Sunday, April 19, 2009

The octave day of new birth

Today we celebrate Divine Mercy Sunday, which is also the Sunday of the Octave of Easter. This morning's Office of Readings presents to us words from St. Augustine's Eighth Sermon in octava Paschae given to the newly baptized:
I speak to you who have just been reborn in baptism, my little children in Christ... [Baptism] is a sacrament of new life which begins here and now with the forgiveness of all past sins, and will be brought to completion in the resurrection of the dead. You have been buried with Christ by baptism into death in order that, as Christ has risen from the dead, you also may walk in newness of life...

This is the octave day of your new birth. Today is fulfilled in you the sign of faith that was prefigured in the Old Testament by the circumcision of the flesh on the eight day after birth. When the Lord rose from the dead, he put off the mortality of the flesh; his risen body was still the same body, but it was no longer subject to death. By his resurrection he consecrated Sunday, or the Lord's day. Though the third after his passion, this day is the eighth after the Sabbath, and thus also the first day of the week.

And so your own hope of resurrection, though not yet realized, is sure and certain, because you have received the sacrament or sign of this reality, and have been given the pledge of the Spirit.
This is an octave. Augustine here demonstrates the great significance of the number eight as a sign of redemption and new life as well as resurrection, as our own resurrection is secured by Christ's, in whose body we are incorporated by way of our baptism by water and the Spirit. Baptism into Christ is thus intrinsically linked to resurrection.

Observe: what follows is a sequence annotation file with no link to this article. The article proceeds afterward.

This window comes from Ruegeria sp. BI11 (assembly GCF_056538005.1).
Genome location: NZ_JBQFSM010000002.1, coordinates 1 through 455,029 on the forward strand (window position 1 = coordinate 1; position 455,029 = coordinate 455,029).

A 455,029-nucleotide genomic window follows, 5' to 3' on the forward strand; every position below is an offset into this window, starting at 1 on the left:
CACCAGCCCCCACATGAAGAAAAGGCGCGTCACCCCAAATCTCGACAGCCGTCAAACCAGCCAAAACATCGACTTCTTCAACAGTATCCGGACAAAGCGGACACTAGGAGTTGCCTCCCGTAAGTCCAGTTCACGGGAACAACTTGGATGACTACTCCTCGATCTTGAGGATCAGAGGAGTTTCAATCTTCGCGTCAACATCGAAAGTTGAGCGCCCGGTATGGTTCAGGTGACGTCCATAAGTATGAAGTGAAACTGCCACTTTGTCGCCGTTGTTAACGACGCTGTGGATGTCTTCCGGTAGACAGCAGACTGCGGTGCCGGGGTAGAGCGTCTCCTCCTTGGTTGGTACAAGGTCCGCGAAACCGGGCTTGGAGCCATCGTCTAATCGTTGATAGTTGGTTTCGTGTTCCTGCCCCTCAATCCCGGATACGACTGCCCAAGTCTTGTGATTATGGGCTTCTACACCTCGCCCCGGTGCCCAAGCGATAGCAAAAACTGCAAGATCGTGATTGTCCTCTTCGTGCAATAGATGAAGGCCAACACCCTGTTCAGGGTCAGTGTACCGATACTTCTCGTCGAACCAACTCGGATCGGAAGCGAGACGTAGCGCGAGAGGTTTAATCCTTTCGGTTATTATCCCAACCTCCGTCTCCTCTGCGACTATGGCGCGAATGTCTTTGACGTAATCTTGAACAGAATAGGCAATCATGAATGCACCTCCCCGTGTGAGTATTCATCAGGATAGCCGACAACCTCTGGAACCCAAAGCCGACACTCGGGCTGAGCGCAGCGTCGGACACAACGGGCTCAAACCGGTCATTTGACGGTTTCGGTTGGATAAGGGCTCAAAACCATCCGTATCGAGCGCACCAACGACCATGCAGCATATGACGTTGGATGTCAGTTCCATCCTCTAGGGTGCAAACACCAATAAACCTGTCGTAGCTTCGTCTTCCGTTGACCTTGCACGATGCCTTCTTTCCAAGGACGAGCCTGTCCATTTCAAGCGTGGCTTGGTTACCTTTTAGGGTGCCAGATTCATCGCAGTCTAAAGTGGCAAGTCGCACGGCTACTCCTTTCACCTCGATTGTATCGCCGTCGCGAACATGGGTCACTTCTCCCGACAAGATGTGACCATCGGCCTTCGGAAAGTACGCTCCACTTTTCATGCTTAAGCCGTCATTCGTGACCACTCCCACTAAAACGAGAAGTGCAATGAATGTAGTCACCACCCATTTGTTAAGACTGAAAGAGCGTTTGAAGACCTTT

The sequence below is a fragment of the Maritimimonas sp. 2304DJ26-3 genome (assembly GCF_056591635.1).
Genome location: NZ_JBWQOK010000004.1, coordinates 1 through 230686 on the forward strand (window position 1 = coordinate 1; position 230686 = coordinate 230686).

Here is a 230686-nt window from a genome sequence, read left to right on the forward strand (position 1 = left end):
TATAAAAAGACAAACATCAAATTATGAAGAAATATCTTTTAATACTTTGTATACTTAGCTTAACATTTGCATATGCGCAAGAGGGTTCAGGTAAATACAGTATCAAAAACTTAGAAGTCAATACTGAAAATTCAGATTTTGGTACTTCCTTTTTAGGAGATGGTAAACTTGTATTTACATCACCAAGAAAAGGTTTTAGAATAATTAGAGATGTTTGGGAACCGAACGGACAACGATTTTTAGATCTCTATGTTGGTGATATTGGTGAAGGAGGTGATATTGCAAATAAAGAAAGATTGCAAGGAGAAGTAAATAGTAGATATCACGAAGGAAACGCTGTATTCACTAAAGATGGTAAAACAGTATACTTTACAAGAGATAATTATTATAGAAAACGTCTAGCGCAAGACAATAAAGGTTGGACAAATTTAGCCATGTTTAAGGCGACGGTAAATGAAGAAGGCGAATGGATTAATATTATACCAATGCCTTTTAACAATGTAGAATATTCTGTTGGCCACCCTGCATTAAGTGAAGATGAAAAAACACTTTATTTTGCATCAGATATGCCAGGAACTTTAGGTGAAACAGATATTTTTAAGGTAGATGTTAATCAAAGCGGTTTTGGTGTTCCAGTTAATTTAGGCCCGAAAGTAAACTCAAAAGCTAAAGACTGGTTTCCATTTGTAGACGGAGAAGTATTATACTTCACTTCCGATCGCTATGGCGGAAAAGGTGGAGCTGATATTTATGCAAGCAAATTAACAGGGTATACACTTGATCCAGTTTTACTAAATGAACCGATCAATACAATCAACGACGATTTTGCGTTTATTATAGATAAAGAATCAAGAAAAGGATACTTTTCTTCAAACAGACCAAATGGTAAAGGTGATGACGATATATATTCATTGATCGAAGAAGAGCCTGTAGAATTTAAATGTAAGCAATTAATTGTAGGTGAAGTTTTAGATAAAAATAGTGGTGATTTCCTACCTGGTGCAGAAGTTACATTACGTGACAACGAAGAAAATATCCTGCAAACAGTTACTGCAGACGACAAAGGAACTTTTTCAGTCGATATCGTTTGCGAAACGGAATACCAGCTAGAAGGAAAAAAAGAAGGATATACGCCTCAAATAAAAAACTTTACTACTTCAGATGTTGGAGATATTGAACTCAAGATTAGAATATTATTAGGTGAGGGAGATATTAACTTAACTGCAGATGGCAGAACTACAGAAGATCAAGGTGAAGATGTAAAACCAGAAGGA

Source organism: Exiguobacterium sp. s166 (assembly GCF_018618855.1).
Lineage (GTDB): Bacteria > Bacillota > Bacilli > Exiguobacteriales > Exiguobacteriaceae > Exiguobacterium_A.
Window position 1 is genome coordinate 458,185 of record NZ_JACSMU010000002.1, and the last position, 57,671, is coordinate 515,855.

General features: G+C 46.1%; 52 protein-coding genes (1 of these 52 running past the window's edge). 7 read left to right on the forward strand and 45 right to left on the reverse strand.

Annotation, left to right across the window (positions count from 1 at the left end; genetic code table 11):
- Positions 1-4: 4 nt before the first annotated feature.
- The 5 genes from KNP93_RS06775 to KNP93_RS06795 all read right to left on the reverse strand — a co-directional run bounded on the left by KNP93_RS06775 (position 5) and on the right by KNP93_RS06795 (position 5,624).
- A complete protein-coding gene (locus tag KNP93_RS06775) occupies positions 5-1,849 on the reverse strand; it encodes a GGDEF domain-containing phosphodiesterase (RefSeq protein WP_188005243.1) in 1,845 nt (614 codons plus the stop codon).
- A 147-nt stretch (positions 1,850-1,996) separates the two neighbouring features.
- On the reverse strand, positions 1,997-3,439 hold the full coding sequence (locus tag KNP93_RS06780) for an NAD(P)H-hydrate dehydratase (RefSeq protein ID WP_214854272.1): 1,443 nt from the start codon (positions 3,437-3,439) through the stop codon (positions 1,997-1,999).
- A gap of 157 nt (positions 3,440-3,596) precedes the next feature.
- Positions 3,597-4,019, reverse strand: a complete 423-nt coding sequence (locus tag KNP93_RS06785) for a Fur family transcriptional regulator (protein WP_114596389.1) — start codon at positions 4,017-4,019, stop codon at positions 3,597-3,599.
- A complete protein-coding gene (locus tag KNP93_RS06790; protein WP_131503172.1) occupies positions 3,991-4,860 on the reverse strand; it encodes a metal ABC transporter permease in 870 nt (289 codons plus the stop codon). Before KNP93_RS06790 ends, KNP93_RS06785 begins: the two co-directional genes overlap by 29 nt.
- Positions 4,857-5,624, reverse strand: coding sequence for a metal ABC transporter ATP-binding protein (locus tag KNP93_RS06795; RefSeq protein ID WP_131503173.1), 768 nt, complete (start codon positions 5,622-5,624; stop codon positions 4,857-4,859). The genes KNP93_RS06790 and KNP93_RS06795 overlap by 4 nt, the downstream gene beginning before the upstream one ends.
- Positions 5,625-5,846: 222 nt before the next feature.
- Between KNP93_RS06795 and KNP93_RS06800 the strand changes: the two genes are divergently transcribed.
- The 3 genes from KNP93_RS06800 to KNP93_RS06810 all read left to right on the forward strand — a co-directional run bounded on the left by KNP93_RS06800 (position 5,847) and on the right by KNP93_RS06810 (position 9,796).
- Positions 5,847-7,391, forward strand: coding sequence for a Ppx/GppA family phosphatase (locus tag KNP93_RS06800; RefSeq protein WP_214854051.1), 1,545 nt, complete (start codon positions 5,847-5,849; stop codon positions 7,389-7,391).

It is not uncommon to find baptismal fonts that are octagonal in shape for this very reason, as we find in the ancient baptistery in Milan where St. Augustine himself was likely baptized:

As Augustine also references, the number eight also applies to why the Church observes the Lord's Day, Sunday, as the eighth day, a day of new creation and birth in Christ, which, as Augustine writes, will be brought to completion in the resurrection of the dead. The work of Redemption is of greater significance and splendor than that of the first Creation, as the Catechism points out (CCC 349):
But for us a new day has dawned: the day of Christ's Resurrection. The seventh day completes the first creation. The eighth day begins the new creation. Thus, the work of creation culminates in the greater work of redemption. The first creation finds its meaning and its summit in the new creation in Christ, the splendour of which surpasses that of the first creation.
And a blessed Pascha to my Eastern Orthodox readers!

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